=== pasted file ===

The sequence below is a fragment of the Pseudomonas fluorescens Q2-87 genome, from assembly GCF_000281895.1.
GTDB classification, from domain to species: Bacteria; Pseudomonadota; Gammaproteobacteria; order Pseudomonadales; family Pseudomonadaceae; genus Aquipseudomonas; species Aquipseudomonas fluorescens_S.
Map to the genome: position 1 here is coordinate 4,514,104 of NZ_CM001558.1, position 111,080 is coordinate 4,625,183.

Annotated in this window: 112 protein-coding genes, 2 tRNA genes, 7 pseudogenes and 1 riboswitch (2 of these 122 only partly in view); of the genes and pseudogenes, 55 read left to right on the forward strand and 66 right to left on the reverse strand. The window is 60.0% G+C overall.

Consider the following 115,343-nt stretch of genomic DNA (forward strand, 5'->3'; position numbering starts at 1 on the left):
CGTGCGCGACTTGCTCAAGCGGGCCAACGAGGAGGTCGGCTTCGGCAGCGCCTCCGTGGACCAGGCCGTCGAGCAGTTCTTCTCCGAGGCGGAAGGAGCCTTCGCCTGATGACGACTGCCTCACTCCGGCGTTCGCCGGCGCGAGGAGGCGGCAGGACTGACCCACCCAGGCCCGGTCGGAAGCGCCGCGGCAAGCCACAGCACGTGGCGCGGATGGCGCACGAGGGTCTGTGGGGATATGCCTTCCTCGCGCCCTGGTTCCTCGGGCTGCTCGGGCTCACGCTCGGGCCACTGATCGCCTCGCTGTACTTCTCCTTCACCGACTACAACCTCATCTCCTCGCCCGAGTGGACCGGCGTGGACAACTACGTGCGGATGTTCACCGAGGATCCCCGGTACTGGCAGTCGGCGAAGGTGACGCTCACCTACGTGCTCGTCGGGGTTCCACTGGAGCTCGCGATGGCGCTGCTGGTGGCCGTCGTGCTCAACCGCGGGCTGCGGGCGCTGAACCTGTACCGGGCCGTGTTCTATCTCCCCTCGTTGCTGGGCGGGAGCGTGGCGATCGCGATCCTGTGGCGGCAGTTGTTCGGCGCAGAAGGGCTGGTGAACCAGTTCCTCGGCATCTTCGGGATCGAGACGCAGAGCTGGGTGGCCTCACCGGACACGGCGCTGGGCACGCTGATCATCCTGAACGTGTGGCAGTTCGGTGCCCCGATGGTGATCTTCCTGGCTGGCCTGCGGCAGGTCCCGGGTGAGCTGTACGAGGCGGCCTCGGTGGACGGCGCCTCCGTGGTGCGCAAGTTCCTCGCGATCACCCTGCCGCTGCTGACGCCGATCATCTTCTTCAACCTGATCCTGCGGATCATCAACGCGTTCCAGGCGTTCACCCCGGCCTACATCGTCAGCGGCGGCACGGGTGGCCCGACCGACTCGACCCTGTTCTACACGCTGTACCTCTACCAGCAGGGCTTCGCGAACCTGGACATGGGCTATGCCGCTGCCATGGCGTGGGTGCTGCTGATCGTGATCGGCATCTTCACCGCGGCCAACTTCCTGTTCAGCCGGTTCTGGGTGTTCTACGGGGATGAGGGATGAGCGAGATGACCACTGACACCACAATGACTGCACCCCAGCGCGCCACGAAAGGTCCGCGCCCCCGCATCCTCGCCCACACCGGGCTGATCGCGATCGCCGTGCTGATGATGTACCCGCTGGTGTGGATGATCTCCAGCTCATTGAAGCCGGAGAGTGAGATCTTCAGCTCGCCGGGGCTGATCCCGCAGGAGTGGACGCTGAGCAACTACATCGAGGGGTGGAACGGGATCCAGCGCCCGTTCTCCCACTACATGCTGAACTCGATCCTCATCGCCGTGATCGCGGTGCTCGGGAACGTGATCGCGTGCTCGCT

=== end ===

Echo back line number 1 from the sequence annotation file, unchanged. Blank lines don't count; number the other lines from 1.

The sequence below is a fragment of the Pseudomonas fluorescens Q2-87 genome, from assembly GCF_000281895.1.